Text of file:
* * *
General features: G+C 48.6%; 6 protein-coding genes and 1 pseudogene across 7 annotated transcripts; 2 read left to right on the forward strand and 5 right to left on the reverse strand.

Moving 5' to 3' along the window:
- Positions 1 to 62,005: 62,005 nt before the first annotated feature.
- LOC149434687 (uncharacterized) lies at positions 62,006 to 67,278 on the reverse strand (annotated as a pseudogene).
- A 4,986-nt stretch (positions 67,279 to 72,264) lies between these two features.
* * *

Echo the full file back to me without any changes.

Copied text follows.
General features: G+C 48.6%; 6 protein-coding genes and 1 pseudogene across 7 annotated transcripts; 2 read left to right on the forward strand and 5 right to left on the reverse strand.

Moving 5' to 3' along the window:
- Positions 1 to 62,005: 62,005 nt before the first annotated feature.
- LOC149434687 (uncharacterized) lies at positions 62,006 to 67,278 on the reverse strand (annotated as a pseudogene).
- A 4,986-nt stretch (positions 67,279 to 72,264) lies between these two features.